• $\begingroup$ @HendrikLie Nothing I know says that it couldn't happen, in fact the presence of red dwarf stars is one of the ways that they determine the age of a star cluster. Red dwarfs (G class) would still be burning while yellow dwarfs (M class, like our sun) would have already expanded to a red giant. I'm assuming you chose G class because they have a much longer lifespan than M class, and would still be around after 12 billion years. Someone that knows the astronomy will probably tell me I don't know very much about stars, and they wouldn't be wrong. $\endgroup$
    – AndyD273
    Mar 27, 2015 at 14:27
  • $\begingroup$ @AndyD273 actually, our star is G-class, and M-class is red dwarf :) $\endgroup$ Mar 28, 2015 at 3:16
  • $\begingroup$ Okay, I picked it as the best answer. $\endgroup$ Mar 28, 2015 at 15:32

My initial answer suggests nothing more than a statistical likelihood. In a young universe supernovas were a lot more frequent. That makes it more likely that any particular world would be close enough to a supernova to risk being sterilized.

It does not mean that all worlds in all galaxies were all constantly sterilized. Perhaps a few (or a lot) escaped unscathed.

Earth life evolved in the oceans, as far as we can tell, the ground we call home was colonized far later. Water does provide significant shielding against radiation. However, it does not provide complete protection. Gamma radiation from supernovas has been proposed as the cause of the end Ordovician extinction, which resulted in the death of nearly 60% of the oceanic life on Earth.

Moreover, once established, life can adapt. There are microorganisms on Earth with amazing resistance to radiation, such as Deinococcus radiodurans, which can survive not only radiation but also cold, dehydration, vacuum, and acid.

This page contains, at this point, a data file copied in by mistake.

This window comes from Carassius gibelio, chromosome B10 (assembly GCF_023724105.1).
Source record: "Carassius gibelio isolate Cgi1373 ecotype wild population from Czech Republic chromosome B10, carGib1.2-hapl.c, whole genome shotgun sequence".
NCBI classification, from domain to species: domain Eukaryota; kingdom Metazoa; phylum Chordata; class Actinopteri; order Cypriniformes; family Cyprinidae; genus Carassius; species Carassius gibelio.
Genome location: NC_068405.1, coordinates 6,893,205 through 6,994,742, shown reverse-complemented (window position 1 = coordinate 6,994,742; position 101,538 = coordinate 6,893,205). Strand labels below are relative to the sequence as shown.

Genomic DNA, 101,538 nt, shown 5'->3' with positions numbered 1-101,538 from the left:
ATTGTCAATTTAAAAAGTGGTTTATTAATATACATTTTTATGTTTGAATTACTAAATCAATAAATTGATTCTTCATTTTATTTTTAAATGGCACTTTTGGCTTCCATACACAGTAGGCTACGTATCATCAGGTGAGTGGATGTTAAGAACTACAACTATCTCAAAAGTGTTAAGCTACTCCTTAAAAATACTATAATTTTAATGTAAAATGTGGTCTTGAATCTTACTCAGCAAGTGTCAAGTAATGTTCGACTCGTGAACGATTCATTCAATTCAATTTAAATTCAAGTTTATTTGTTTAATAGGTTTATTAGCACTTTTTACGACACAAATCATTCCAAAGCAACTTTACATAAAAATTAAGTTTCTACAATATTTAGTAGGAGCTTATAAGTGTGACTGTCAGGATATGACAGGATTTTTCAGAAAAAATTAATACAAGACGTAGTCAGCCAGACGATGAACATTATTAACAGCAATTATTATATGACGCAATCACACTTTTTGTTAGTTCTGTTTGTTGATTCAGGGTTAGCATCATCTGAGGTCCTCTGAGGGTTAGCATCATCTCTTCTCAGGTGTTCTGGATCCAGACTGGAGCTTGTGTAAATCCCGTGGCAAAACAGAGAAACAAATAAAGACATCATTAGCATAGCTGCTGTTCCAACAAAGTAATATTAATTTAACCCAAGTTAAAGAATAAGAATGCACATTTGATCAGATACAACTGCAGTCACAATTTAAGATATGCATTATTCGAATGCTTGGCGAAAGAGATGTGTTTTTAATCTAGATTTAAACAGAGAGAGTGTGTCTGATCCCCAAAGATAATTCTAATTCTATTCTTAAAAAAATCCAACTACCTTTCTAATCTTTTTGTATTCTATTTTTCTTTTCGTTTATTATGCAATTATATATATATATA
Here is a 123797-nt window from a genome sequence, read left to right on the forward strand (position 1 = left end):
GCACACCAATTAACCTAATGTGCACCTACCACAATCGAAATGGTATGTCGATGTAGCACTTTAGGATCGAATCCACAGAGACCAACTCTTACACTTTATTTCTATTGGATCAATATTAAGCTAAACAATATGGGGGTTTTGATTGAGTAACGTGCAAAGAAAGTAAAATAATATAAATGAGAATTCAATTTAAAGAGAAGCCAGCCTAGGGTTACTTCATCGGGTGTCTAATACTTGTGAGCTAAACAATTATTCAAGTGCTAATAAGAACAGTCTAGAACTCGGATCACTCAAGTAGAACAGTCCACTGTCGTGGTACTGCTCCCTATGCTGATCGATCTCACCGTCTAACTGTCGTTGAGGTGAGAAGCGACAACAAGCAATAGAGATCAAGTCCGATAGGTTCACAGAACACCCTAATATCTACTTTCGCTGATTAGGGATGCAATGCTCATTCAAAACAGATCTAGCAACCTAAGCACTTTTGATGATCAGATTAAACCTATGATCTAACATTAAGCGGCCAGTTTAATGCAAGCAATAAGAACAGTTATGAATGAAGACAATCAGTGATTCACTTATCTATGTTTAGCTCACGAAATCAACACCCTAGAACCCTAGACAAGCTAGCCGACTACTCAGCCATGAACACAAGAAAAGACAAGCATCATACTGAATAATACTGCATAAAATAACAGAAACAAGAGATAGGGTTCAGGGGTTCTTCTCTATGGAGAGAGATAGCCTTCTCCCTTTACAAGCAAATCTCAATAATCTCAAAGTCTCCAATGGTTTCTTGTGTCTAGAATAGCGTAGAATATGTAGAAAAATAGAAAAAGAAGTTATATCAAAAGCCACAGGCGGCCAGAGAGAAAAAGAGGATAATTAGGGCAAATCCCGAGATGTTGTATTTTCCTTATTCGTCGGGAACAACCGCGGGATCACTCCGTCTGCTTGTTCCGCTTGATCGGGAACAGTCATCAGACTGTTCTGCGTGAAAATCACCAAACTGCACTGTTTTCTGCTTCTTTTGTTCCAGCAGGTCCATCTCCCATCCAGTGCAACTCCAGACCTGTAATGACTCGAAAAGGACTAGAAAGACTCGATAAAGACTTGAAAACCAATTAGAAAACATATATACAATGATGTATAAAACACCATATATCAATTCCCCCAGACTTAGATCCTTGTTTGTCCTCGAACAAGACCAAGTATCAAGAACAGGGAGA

As a final real-world consideration, one interpretation of the Fermi Paradox is that conditions were adverse to intelligent life until the recent past, so that we are alone as sentient beings in the galaxy. It is not the sole interpretation, of course.

  • $\begingroup$ Hmm, perhaps they would experience more frequent mass extinction event than us $\endgroup$ Mar 27, 2015 at 3:18
  • $\begingroup$ Or perhaps intelligent life emerged sufficiently long enough in the past that they perished in the moment of our arrival (in magnitude of billion years) $\endgroup$ Mar 27, 2015 at 3:26

There are stars in the intergalactic space, if sparse, and we know of no reason for them not to have planets. Of course that means extreme isolation from other systems, no dreams of "flights to Proxima Centauri". Very little hope for interstellar escape when their star goes red giant. But they would be safe from all dangerous neighbors like supernovae and black holes.

  • $\begingroup$ How if the host star were M-class star? Wouldn't they survive old enough to sustain sufficiently advanced civilization? $\endgroup$ Mar 27, 2015 at 3:19
  • 1
    $\begingroup$ @HendrikLie: I have no clue. I mean: we still have about a billion years until the Sun goes too hot for us, but we can't reasonably foresee two decades of civilizational advancements. So how are we to foresee if they develop, say, aftificial suns, planetary propulsion, leave their star and speed towards the nearest galaxy taking the rest of the planetary system with them, for resources... $\endgroup$
    – SF.
    Mar 27, 2015 at 8:35
  • $\begingroup$ How if the star were located on the outer tip of the galaxy? Wouldn't they became reasonably close to other stars but would also be quite safe from supernovas from the dense region of galaxy? $\endgroup$ Mar 28, 2015 at 3:44
  • $\begingroup$ @HendrikLie: I'm afraid not. OTOH the star may be travelling through the space towards the galaxy and enter its outskirts about the time when distant space travel becomes a necessity for the populace (and the universe stabilized enough not to mean an immediate threat). $\endgroup$
    – SF.
    Mar 29, 2015 at 7:23